If you happened upon a shagbark hickory (Carya ovata) tree just after bud break you might see what look like large pinkish orange flowers on the trees and think gosh, what beautiful things. If you get closer you will see that the colors are on the insides of the bud scales of the shagbark hickory tree, and aren’t flowers at all. And then you might wonder why such beautiful colors would be on the inside of a bud where nobody could ever see them, and as you walk on you might find yourself lost in gratitude, so very thankful that you were able to see such a thing.

Live this life in wonder, in wonder of the beauty, the magic, the true magnificence that surrounds you. It is all so beautiful, so wonderful. Let yourself wonder. ~Avina Celeste

Thanks for stopping in. I’m sorry this post is so long but every time I turn around there is another interesting and beautiful thing there waiting to be seen, and I can’t stop clicking that shutter button.

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It was cloudy but warm last Saturday when I visited the Beaver Brook Natural Area in Keene. This is a nice walk on an old abandoned road that is only 5 minutes from the center of town by car, so quite a few people come here. I was pleased to see that there was little snow here on this day because it usually quickly turns to ice from all the foot traffic. As I said in my last post, it is very strange to drive from here where there is virtually no snow to my job a half hour away in Hancock, where there is plenty.

Beaver Brook was behaving itself despite all the rain and snow we’ve had. The last time I came here I would have been in water up to my neck if I’d been standing in this spot.

I have a lot of old friends here, like this plantain leaved sedge (Carex plantaginea.) This is the only place I’ve ever seen it so when I want to see how it changes as it grows I have to come here. There are also many other one-of-a-kinds I can visit while I’m here.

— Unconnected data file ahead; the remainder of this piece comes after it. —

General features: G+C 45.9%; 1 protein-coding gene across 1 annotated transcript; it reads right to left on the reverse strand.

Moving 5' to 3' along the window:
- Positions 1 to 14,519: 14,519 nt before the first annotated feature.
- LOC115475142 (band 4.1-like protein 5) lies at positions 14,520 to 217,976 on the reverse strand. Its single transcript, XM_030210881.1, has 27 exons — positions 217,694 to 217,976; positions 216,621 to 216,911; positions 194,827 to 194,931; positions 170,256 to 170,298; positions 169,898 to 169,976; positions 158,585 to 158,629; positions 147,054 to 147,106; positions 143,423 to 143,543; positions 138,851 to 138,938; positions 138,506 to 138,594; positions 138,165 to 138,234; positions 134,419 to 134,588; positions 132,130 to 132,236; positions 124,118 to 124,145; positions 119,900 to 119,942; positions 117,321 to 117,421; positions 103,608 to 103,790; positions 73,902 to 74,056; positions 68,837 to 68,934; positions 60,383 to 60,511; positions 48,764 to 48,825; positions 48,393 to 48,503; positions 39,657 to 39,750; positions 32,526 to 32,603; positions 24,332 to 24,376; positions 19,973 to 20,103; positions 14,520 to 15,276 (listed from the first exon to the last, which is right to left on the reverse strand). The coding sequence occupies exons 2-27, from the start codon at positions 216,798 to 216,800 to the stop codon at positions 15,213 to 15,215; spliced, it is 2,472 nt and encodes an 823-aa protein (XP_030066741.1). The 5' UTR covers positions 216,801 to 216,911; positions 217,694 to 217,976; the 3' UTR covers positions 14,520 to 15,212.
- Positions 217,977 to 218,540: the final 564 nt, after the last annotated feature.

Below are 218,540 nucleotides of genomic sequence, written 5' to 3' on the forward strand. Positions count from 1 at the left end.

I like the crepe paper like leaves of this sedge.

The sun finally came out just a few hours later than the weather people said it would, and the golden light falling on the brook was beautiful. I dilly dallied for a while beside this pool, thinking how some might consider coming to such a place a waste of time or an attempt to escape reality, but this is not an escape from reality; it is an immersion in reality, because this is just about as real as it gets. And getting a good dose of reality is never a waste of time.

This is the only place I know of to find the beautiful rose moss (Rhodobryum roseum.) Each rosette of leaves is about the size of an aspirin and looks like a little flower, and that’s where its common name comes from. Rose moss likes limestone and it’s a good indicator of limestone in the soil or stone that it grows on, so it’s a good idea to look around for other lime loving plants if you find it. Many native orchids for instance, also like lime in the soil.

Another moss that I’ve only seen here is the stair-step moss (Hylocomium splendens,) which is also called glittering wood moss  possibly due to its satiny sheen when dry. Though it looks quite fragile I’ve seen it with icicles hanging from it many times, and it grows north even into the Arctic tundra. The stair step part of the name comes from the way new growth “steps up” off the midrib of the previous year’s growth. You can’t see it in this photo but it’s a fun thing to look for if you find this moss.

Unlike the rarer mosses we’ve just seen juniper haircap moss (Polytrichum juniperinum) grows just about everywhere, but that doesn’t mean it is any less interesting than the others.

When young the female spore capsule (Sporangium) of juniper haircap moss is covered by a cap called a calyptra which protects it. You can’t see it in this photo but it is very hairy and this is what gives this moss part of its common name. Eventually as the capsule ages it moves from vertical to a more horizontal position and the calyptra falls off. The spore capsule continues to ripen after the calyptra comes off and when the time is right the beaked end cap or lid called the operculum will fall off and release the spores to the wind. As it ages the spore capsule changes from round to four cornered but not quite square, as seen here.